論文アブストラクト： We explore interactions enabled by 2D spatial manipulation and self-actuation of a tabletop shape display. To explore these interactions, we developed shapeShift, a compact, high-resolution (7 mm pitch), mobile tabletop shape display. shapeShift can be mounted on passive rollers allowing for bimanual interaction where the user can freely manipulate the system while it renders spatially relevant content. shapeShift can also be mounted on an omnidirectional-robot to provide both vertical and lateral kinesthetic feedback, display moving objects, or act as an encountered-type haptic device for VR. We present a study on haptic search tasks comparing spatial manipulation of a shape display for egocentric exploration of a map versus exploration using a fixed display and a touch pad. Results show a 30% decrease in navigation path lengths, 24% decrease in task time, 15% decrease in mental demand and 29% decrease in frustration in favor of egocentric navigation.
論文アブストラクト： Shape-changing interfaces have emerged as a new method for interacting with computers, using dynamic changes in a device's physical shape for input and output. With the advances of research into shape-changing interfaces, we see a need to synthesize the main, open research questions. The purpose of this synthesis is to formulate common challenges across the diverse fields engaged in shape-change research, to facilitate progression from single prototypes and individual design explorations to grander scientific goals, and to draw attention to challenges that come with maturity, including those concerning ethics, theory-building, and societal impact. In this article we therefore present 12 grand challenges for research on shape-changing interfaces, derived from a three-day workshop with 25 shape-changing interface experts with backgrounds in design, computer science, human-computer interaction, engineering, robotics, and material science.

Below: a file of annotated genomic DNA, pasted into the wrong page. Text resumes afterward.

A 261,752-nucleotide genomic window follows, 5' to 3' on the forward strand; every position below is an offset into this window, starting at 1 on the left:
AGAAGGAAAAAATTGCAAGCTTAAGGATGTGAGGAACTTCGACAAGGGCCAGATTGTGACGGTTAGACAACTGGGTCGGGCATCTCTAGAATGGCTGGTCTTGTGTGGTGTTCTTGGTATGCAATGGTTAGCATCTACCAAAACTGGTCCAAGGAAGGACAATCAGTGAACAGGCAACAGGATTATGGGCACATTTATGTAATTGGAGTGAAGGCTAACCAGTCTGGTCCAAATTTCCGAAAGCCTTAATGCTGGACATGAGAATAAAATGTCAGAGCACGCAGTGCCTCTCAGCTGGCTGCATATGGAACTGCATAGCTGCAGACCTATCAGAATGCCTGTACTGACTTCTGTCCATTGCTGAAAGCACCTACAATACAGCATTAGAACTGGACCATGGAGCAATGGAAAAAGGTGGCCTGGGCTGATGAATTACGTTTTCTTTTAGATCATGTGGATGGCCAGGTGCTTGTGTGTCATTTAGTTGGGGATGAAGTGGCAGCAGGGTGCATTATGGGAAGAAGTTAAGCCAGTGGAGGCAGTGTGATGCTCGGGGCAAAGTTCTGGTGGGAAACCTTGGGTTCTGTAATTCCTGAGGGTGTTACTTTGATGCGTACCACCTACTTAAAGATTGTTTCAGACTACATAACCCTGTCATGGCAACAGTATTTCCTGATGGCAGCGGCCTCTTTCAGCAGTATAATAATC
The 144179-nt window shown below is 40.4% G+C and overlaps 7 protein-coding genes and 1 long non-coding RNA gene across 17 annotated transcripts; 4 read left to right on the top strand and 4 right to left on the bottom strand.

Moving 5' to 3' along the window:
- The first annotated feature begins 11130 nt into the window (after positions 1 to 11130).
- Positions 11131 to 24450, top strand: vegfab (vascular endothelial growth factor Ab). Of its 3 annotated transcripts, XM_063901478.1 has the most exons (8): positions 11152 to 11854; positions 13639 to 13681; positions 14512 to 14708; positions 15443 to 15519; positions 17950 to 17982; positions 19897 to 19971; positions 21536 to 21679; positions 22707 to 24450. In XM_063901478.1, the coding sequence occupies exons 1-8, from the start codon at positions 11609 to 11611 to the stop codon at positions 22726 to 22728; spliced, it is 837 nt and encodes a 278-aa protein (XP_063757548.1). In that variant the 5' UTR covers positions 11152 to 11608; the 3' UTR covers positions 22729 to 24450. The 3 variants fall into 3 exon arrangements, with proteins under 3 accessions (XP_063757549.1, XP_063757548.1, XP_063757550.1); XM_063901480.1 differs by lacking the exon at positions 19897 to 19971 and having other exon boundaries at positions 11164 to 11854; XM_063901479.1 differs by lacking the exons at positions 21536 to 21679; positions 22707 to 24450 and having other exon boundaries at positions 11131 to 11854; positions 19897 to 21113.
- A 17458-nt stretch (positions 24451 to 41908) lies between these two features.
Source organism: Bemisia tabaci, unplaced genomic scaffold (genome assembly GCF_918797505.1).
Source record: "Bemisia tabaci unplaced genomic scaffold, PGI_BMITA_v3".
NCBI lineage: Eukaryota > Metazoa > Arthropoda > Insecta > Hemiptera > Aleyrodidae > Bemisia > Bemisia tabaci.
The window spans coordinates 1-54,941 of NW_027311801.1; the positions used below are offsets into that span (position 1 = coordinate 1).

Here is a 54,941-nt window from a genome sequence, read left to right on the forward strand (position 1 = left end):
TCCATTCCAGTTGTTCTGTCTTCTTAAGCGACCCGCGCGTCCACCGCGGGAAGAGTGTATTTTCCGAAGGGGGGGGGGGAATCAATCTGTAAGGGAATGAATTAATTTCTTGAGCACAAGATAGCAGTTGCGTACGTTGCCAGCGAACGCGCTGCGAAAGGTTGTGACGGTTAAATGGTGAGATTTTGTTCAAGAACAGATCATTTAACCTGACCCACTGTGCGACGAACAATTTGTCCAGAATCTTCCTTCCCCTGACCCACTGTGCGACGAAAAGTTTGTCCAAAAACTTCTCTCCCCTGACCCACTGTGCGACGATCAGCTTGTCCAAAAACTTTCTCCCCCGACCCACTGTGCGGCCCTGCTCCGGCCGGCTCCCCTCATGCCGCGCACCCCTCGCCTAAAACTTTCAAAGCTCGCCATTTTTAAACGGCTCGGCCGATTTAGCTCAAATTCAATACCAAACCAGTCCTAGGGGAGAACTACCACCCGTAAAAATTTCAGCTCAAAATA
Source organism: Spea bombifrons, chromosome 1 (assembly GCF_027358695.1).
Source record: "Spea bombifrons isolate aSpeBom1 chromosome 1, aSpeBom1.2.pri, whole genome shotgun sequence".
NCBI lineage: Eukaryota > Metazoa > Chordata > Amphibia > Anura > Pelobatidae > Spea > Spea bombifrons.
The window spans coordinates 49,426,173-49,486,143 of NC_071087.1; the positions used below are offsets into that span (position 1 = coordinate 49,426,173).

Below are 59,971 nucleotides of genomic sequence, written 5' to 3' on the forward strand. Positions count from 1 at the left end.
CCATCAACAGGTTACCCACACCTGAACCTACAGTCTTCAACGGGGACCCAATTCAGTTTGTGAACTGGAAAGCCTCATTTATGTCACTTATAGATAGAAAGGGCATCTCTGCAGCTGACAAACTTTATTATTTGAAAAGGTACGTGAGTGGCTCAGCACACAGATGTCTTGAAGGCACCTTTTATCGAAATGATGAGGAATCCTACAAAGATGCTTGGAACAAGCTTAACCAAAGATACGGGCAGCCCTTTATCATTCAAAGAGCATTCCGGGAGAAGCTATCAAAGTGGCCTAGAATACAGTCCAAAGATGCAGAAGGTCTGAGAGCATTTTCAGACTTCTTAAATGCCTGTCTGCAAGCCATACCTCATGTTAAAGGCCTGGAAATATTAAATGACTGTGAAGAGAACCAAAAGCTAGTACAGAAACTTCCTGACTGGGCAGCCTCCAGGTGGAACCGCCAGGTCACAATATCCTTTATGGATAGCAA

論文アブストラクト： With the proliferation of flexible displays and the advances in smart materials, it is now possible to create interactive devices that are not only flexible but can reconfigure into any shape on demand. Several Human Computer Interaction (HCI) and robotics researchers have started designing, prototyping and evaluating shape-changing devices, realising, however, that this vision still requires many engineering challenges to be addressed. On the material science front, we need breakthroughs in stable and accessible materials to create novel, proof-of-concept devices. On the interactive devices side, we require a deeper appreciation for the material properties and an understanding of how exploiting material properties can provide affordances that unleash the human interactive potential. While these challenges are interesting for the respective research fields, we believe that the true power of shape-changing devices can be magnified by bringing together these communities. In this paper we therefore present a review of advances made in shape-changing materials and discuss their applications within an HCI context.
論文アブストラクト： Users interact with many reconfigurable objects in daily life. These objects embed reconfigurations and shape- changing features that users are familiar with. For this reason, everyday reconfigurable objects have informed the design and taxonomy of shape changing UI. However, they have never been explored systematically. In this paper, we present a data set of 82 everyday reconfigurable objects that we collected in a workshop. We discuss how they can inspire the design of reconfigurable interfaces. We particularly focus on taxonomies of reconfigurable interfaces. Taxonomies have been suggested to help design and communication among researchers, however despite their extensive use, taxonomies are rarely evaluated. This paper analyses two established taxonomies - Rasmussen's and Roudaut's - using daily reconfigurable objects. We show relationships between the taxonomies and area for improvements. We propose Morphees+, a refined taxonomy based on Roudaut's Shape Resolution Taxonomy.